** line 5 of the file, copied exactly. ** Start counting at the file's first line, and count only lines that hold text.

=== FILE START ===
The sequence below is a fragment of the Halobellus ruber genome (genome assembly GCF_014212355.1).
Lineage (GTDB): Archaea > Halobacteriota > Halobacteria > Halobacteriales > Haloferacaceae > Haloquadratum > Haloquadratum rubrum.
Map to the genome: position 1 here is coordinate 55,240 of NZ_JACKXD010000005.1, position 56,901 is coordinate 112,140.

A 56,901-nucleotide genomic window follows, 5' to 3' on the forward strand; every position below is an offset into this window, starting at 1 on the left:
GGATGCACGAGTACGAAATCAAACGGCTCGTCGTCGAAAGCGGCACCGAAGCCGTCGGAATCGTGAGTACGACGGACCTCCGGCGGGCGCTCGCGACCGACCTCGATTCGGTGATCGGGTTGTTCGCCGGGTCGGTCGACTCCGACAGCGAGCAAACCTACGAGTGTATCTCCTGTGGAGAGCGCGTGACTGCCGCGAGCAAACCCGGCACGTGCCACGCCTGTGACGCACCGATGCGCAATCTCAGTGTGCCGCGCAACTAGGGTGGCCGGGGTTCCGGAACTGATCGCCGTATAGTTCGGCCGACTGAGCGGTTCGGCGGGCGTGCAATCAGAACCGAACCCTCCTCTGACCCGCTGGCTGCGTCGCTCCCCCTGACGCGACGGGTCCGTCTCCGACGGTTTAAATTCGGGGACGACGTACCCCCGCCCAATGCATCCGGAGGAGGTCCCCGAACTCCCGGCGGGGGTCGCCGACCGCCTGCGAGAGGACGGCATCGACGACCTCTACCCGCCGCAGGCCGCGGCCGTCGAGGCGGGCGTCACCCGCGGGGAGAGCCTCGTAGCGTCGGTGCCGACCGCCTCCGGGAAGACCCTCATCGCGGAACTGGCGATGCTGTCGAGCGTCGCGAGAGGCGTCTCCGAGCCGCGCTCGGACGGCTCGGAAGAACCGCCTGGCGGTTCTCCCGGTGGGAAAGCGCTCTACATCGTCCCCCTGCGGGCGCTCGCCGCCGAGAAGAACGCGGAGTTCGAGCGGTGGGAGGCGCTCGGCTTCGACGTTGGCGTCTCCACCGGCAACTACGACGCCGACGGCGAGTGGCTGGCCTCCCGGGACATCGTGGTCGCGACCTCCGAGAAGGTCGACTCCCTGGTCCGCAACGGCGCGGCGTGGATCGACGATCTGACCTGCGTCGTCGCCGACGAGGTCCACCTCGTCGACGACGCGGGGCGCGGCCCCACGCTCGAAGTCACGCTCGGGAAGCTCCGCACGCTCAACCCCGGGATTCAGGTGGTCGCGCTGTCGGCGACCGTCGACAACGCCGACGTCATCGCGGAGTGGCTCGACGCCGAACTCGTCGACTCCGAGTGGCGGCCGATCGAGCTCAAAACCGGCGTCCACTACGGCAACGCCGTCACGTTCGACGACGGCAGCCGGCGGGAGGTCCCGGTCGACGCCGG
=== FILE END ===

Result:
GGATGCACGAGTACGAAATCAAACGGCTCGTCGTCGAAAGCGGCACCGAAGCCGTCGGAATCGTGAGTACGACGGACCTCCGGCGGGCGCTCGCGACCGACCTCGATTCGGTGATCGGGTTGTTCGCCGGGTCGGTCGACTCCGACAGCGAGCAAACCTACGAGTGTATCTCCTGTGGAGAGCGCGTGACTGCCGCGAGCAAACCCGGCACGTGCCACGCCTGTGACGCACCGATGCGCAATCTCAGTGTGCCGCGCAACTAGGGTGGCCGGGGTTCCGGAACTGATCGCCGTATAGTTCGGCCGACTGAGCGGTTCGGCGGGCGTGCAATCAGAACCGAACCCTCCTCTGACCCGCTGGCTGCGTCGCTCCCCCTGACGCGACGGGTCCGTCTCCGACGGTTTAAATTCGGGGACGACGTACCCCCGCCCAATGCATCCGGAGGAGGTCCCCGAACTCCCGGCGGGGGTCGCCGACCGCCTGCGAGAGGACGGCATCGACGACCTCTACCCGCCGCAGGCCGCGGCCGTCGAGGCGGGCGTCACCCGCGGGGAGAGCCTCGTAGCGTCGGTGCCGACCGCCTCCGGGAAGACCCTCATCGCGGAACTGGCGATGCTGTCGAGCGTCGCGAGAGGCGTCTCCGAGCCGCGCTCGGACGGCTCGGAAGAACCGCCTGGCGGTTCTCCCGGTGGGAAAGCGCTCTACATCGTCCCCCTGCGGGCGCTCGCCGCCGAGAAGAACGCGGAGTTCGAGCGGTGGGAGGCGCTCGGCTTCGACGTTGGCGTCTCCACCGGCAACTACGACGCCGACGGCGAGTGGCTGGCCTCCCGGGACATCGTGGTCGCGACCTCCGAGAAGGTCGACTCCCTGGTCCGCAACGGCGCGGCGTGGATCGACGATCTGACCTGCGTCGTCGCCGACGAGGTCCACCTCGTCGACGACGCGGGGCGCGGCCCCACGCTCGAAGTCACGCTCGGGAAGCTCCGCACGCTCAACCCCGGGATTCAGGTGGTCGCGCTGTCGGCGACCGTCGACAACGCCGACGTCATCGCGGAGTGGCTCGACGCCGAACTCGTCGACTCCGAGTGGCGGCCGATCGAGCTCAAAACCGGCGTCCACTACGGCAACGCCGTCACGTTCGACGACGGCAGCCGGCGGGAGGTCCCGGTCGACGCCGG